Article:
Mesiko Reincarnate a Dangerously Delicious Psychedelic Sound
Two thirds of Mesiko – frontwoman/keyboardist/multi-instrumentalist Raquel Bell and guitarist David Marshall – first came together in Norden Bombsight, a relentlessly intense psychedelic art-rock crew destined for cult status in future decades. That band was together for a couple of years, played maybe a couple dozen shows, put out a single, brilliantly careening, noir-splattered album and then called it quits. Undeterred, Bell and Marshall went on to team up with another multi-instrumentalist, Ray Rizzo – a Randi Russo alum who’s one of the most sought-after drummers in rock – and created Mesiko to keep their distinctive, eerily surreal, psychedelic sound alive. Their bandcamp page – where their new album Solar Door is streaming – is tagged “rock chant folk noir psychedelic Brooklyn.” But they go a lot further than any of those categories would suggest, often in a single song: Marshall’s guitar multitracks are terse and elegant but also menacing, bordering on macabre. The Walkabouts make a good comparison. Mesiko are playing the album release show at around 11 at Bowery Electric on Nov 9 for a measly ten bucks.
Yellowbirds bassist Annie Nero plays the punchy, syncopated no wave-funk hook on the album’s catchy opening track, Hamptons BJ. “My magic number is infinity”, Bell deadpans as Marshall skronks around, early 80s style. Then they go all dreamy and echoey, then pull it all together with a late 70s glampunk strut. All that in just under five minutes.
Metronome mingles rustic acoustic and rippling electronic textures into a psych-folk groove that looks straight back to the Grateful Dead. Swamp builds from a slowly stalking, insectile intro to a nocturnally hypnotic sway that’s part Dead and part Norden Bombsight, then a creepy reverb-fueled southwestern gothic interlude.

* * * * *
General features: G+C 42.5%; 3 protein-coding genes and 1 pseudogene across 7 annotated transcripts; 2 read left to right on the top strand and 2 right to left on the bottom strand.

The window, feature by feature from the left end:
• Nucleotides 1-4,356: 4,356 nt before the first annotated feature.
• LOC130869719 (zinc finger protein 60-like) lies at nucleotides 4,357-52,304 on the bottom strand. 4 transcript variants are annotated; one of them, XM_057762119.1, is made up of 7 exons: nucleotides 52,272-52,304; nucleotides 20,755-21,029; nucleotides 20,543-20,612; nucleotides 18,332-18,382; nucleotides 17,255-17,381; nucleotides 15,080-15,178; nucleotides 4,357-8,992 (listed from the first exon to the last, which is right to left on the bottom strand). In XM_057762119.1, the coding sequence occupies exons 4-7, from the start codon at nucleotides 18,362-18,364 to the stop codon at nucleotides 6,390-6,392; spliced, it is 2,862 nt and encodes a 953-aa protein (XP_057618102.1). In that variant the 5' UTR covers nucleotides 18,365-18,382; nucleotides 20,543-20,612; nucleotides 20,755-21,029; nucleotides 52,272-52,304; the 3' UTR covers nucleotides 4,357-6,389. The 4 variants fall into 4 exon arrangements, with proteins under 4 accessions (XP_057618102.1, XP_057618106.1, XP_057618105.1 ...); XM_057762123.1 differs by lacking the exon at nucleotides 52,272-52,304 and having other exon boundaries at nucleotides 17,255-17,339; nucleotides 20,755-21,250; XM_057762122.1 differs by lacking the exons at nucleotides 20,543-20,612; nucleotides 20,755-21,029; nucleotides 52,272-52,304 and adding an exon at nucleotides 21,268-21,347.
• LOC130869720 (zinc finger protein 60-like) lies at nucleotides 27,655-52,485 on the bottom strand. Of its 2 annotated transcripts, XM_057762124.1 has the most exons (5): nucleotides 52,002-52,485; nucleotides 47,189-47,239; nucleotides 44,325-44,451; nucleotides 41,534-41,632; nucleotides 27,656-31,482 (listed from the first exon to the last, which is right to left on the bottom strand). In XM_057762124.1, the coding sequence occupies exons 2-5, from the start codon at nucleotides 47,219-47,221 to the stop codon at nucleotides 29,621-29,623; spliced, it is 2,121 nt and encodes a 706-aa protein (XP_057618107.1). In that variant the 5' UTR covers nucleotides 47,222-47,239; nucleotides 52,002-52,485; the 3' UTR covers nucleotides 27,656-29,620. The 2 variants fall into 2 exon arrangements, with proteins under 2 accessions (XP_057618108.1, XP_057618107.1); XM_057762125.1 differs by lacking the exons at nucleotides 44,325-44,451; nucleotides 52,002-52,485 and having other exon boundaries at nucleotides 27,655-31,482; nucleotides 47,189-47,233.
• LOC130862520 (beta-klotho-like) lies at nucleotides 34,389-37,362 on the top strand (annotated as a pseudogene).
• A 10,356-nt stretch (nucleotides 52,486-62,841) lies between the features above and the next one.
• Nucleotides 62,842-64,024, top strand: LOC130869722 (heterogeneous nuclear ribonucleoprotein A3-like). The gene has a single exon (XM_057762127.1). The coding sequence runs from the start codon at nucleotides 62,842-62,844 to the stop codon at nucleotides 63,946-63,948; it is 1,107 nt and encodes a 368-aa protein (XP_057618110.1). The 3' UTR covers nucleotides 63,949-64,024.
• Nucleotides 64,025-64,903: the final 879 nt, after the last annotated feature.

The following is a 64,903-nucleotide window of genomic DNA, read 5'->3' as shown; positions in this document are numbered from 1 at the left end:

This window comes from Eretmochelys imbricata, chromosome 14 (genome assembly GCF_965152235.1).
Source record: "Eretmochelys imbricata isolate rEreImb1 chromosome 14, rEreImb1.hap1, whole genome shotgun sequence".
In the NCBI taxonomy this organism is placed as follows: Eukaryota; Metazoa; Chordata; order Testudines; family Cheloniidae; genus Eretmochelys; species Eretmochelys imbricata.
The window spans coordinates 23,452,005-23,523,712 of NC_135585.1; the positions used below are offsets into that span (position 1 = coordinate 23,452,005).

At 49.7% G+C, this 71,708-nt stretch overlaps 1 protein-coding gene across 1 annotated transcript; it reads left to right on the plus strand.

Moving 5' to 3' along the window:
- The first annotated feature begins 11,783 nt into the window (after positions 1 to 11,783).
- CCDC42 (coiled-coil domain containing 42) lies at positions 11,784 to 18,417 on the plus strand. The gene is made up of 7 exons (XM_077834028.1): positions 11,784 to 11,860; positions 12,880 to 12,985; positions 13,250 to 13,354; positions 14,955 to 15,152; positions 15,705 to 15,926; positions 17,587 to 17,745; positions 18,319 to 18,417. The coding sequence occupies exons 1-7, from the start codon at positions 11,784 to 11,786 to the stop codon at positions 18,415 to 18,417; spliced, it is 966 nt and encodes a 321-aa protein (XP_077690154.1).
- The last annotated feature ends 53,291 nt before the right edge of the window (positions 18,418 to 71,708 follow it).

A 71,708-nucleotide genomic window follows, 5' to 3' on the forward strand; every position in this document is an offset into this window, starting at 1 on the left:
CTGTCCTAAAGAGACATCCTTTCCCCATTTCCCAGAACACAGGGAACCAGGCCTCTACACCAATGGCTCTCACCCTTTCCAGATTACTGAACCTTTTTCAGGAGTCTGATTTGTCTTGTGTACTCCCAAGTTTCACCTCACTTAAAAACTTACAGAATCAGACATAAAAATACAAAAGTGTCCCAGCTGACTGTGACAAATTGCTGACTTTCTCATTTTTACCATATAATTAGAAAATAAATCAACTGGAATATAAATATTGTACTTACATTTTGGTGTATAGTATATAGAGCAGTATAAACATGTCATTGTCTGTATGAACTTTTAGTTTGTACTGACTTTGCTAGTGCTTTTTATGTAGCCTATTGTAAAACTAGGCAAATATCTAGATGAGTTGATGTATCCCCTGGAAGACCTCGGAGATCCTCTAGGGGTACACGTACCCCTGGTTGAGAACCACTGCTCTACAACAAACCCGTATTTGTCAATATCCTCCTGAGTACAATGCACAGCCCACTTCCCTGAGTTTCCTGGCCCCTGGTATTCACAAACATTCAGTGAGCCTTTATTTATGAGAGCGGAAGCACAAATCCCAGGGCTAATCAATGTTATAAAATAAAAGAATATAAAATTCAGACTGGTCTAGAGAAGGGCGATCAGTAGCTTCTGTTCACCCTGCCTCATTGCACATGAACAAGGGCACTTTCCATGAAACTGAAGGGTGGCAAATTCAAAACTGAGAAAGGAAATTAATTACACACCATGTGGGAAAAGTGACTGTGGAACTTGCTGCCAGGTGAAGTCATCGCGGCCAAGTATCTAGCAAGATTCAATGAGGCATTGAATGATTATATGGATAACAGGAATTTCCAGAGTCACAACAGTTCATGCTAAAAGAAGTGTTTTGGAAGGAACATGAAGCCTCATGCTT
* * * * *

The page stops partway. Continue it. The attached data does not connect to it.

Clint contrasts Bell’s stark vocals with Marshall’s more low-key delivery over brooding Americana-flavored psychedelia: “Is that how you got that ribbon and that scar?” Bell asks pointedly, Marshall ripping the lid off with a snarling reverb guitar solo a little later on. Lies takes a familiar Lou Reed theme and reinvents it with a punchier beat via Rizzo’s menacing tumbles and rolls, Nero’s neo-Motown groove and Marshall’s diamond-cutter tremolopicking.
Daphane’s Counter builds from spare, nocturnal country-blues ambience to a hypnotic paisley underground sway: the mantra is “that particular shadow looks like you.” I’m Harry Cleveland takes a brief, breathless departure into X-style punk rock; then the band methodically work their way from spacey atmospherics to an unhinged, funky pulse with Grey Room. From there they make their way through an unexpectedly poppy number spiced with jaunty baritone sax, then an equally successful detour into oldschool soul. They close the album with the distantly disquieting Mockingbird and its early 70s Pink Floyd resonance: “Put away the mockingbird inside your lungs, keep your cellular calls to a minimum,” Rizzo sings as the band rises to a squall. As psychedelic art-rock in 2014 goes, it doesn’t get any better than this. Is this the best album of the year? It’s one of the best half-dozen or so, no question.